Digital fingerprinting is attracting an increasing number of companies’ time and money, as we wrote this morning. Attributor is the latest startup to join the space, launching today with a WSJ writeup.
We haven’t seen proof that anyone has fingerprinting working at scale, and the pre-launch Attributor certainly doesn’t offer that. Attributor CEO Jim Brock was circumspect in a call today, not willing to elaborate on his company’s technology, business model, or timeline. All he would say as to the feasibility of fingerprinting is it’s “working well in beta.”
Brock emphasized that the company hopes to not just combat piracy, but also to “create opportunities for content used in context.” That’s across text, images, and video, for any size publisher.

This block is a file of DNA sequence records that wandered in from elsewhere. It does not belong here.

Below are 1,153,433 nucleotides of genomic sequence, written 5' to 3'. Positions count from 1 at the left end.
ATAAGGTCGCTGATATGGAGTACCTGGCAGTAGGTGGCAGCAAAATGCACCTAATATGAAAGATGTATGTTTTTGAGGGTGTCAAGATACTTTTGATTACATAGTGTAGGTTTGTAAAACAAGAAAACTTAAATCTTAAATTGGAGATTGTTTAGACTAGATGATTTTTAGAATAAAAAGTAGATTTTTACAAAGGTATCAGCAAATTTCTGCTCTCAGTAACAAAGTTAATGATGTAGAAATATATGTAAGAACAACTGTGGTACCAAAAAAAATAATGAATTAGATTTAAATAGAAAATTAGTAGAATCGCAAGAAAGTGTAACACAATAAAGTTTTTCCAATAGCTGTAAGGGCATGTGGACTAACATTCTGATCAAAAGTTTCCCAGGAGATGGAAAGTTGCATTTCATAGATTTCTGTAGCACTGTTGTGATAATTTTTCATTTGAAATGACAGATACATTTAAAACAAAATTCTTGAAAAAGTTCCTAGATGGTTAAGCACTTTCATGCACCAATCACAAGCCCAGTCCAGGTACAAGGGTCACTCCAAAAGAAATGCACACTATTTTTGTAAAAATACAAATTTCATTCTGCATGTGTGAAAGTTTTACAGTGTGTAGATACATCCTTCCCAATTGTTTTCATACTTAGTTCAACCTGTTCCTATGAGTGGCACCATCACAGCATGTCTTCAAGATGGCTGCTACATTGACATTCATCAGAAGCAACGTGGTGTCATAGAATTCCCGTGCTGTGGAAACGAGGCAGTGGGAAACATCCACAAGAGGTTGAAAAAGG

When we asked if fingerprinting could lead to the phasing out of digital rights management, Brock replied, “We didn’t start the company to necessarily compete with DRM—that’s always going to have its place.”
“There will always be situations where you try to contain the content,” he continued. “But particularly when you have content that’s ad-supported or could be sold through subscription service, we think there’s an opportunity to use transparency and visibility about where the content ends up.”
Attributor has raised $10 million from Sigma Partners, Selby Venture Partners, Draper Richards, First Round Capital, and Amicus Capital.